Feather Metamorphosis: The Work of Kate MccGuire

Kate MccGuire

Kate MccGuire

Kate MccGuire Kate MccGuire

British artist Kate MccGuire begins her artist’s statement with the following proposal: “I gather, collate, re-use, layer, peel, burn, reveal, locate, question, duplicate, play and photograph.” Although this proclamation sheds light on the evocative nature of her practice, it fails to mention the one thing that blew me away when I first viewed one of her installations: she quite often incorporates feathers into the structure of her pieces.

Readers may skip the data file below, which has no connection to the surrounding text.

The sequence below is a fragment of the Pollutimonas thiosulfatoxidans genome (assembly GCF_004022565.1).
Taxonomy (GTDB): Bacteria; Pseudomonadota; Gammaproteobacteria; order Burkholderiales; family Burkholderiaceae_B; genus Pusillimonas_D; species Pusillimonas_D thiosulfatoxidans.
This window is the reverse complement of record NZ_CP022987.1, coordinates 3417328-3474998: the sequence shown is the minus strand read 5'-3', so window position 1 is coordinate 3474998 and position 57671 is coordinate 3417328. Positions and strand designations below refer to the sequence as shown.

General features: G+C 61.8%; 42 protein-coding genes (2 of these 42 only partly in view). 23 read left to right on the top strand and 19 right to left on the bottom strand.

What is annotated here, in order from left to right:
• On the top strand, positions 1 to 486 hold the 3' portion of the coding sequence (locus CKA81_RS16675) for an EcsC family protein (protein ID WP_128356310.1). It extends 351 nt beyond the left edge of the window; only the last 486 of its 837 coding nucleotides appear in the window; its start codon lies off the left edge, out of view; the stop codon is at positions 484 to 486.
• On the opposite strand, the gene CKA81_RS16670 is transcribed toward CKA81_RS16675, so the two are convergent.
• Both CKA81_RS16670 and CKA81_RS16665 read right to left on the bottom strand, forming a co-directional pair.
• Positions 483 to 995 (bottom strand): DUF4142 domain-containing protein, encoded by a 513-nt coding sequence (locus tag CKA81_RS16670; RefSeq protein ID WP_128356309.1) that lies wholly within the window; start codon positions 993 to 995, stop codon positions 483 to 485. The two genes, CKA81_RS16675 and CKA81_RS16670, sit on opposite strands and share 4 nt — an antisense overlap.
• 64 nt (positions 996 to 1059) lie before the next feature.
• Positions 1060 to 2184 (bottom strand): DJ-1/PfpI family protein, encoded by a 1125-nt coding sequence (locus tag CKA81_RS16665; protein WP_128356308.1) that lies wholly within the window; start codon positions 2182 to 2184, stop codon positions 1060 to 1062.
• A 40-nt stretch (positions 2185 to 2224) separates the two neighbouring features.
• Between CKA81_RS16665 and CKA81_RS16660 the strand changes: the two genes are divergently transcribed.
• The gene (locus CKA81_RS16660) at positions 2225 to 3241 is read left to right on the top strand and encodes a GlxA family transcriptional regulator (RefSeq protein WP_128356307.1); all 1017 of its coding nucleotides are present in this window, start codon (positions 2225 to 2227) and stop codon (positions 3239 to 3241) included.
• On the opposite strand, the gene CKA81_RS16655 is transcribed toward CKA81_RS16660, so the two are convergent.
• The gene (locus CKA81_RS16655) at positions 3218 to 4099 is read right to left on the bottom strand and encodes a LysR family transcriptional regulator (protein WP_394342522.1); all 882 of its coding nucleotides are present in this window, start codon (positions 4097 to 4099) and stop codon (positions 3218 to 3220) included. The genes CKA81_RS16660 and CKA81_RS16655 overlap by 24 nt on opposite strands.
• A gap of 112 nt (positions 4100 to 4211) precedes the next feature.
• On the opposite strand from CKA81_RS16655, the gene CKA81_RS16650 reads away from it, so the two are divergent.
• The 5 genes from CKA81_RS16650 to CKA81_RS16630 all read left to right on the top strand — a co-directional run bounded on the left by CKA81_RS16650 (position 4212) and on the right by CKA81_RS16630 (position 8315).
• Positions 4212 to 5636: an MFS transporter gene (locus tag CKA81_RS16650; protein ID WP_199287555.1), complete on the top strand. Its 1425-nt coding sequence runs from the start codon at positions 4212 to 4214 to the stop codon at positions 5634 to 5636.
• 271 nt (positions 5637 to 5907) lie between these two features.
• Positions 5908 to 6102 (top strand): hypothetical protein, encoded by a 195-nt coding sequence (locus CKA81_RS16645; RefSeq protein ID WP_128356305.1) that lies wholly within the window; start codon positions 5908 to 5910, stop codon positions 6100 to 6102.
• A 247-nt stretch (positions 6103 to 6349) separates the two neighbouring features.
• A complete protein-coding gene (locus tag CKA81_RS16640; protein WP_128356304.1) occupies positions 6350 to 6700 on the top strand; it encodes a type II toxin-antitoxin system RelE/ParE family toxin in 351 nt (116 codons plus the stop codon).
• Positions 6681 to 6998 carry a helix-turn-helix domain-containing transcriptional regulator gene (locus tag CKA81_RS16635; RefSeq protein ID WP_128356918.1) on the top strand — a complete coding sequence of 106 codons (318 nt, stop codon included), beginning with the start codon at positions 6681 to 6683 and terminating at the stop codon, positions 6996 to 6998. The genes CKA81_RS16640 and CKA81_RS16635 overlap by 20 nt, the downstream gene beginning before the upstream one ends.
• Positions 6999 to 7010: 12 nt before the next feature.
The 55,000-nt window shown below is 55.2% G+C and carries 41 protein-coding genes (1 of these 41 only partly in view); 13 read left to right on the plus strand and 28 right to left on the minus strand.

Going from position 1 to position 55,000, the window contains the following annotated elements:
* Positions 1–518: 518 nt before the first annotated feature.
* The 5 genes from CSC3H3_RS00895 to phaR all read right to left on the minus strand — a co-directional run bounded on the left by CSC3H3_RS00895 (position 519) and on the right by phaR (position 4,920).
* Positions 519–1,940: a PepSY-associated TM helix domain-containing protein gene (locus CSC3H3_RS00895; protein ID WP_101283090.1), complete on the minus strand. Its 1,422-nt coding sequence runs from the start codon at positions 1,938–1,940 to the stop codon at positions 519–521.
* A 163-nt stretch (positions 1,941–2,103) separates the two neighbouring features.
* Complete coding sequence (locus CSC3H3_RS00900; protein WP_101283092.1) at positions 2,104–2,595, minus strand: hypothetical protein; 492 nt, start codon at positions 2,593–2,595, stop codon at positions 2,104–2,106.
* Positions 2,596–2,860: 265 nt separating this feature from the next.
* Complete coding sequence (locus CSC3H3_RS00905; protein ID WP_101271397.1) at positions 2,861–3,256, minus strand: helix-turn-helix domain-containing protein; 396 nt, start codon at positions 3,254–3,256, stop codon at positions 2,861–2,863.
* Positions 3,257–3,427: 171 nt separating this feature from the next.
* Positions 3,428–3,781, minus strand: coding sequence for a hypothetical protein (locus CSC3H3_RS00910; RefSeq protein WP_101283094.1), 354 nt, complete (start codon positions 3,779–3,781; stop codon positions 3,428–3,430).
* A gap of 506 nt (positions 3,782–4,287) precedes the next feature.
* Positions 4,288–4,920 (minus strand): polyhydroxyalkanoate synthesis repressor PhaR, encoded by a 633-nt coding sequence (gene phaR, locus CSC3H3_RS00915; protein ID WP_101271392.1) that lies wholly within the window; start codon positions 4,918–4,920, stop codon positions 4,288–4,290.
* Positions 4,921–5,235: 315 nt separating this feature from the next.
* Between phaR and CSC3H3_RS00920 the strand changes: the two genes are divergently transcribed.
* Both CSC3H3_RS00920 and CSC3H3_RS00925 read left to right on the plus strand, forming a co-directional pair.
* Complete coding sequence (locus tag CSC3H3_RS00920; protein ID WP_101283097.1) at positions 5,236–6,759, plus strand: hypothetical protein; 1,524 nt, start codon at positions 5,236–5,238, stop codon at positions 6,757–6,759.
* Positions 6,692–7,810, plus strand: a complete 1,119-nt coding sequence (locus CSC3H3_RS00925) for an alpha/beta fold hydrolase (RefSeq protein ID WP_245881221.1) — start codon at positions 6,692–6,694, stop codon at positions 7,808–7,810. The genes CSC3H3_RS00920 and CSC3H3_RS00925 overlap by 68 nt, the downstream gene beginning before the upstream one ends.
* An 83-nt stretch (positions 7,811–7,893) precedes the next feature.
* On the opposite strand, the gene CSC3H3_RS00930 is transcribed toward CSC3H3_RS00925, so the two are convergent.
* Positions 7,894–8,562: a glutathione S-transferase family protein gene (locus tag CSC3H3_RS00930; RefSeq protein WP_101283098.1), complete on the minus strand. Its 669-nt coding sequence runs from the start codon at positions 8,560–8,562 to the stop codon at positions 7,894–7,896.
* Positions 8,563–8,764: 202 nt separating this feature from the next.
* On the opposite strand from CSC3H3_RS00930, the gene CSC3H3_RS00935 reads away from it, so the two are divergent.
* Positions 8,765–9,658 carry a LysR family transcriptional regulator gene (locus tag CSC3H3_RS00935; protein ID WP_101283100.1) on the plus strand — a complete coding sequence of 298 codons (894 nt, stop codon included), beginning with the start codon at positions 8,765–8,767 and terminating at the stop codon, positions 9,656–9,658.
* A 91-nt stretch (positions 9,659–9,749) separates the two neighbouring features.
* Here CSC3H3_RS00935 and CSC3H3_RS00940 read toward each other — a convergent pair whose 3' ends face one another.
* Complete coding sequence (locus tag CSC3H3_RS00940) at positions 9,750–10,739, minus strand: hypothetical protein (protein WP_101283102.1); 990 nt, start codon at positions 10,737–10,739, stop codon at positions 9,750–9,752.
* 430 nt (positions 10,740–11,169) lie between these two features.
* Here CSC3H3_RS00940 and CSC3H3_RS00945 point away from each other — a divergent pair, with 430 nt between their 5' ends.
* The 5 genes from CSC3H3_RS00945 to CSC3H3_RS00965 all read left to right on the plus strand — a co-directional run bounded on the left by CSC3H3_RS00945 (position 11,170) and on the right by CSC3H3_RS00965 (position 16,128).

And it’s not just a matter of collecting a few pigeon feathers scattered around urban centres, MccGuire uses the plumage from a diverse range of birds, including mallard, goose, peacock, pheasant, teal, woodcock, woodpigeon, quail, grouse, French partridge, turkey and chicken. Assorting and juxtaposing the quills of these feathered friends, she creates strangely organic and metamorphic works that appear like slithering and writhing creatures. Flirting on the boundary between horrifically creepy and strikingly beautiful, MccGuire’s installations highlight how an unexpected material can be appropriated to produce new modes of representation.

MccGuire is currently exhibiting with Alice Anderson at the All Visual Arts’ new space in Kings Cross, London until 31 April 2011.

Danica

 

Danica van de Velde

April 12, 2011 / By

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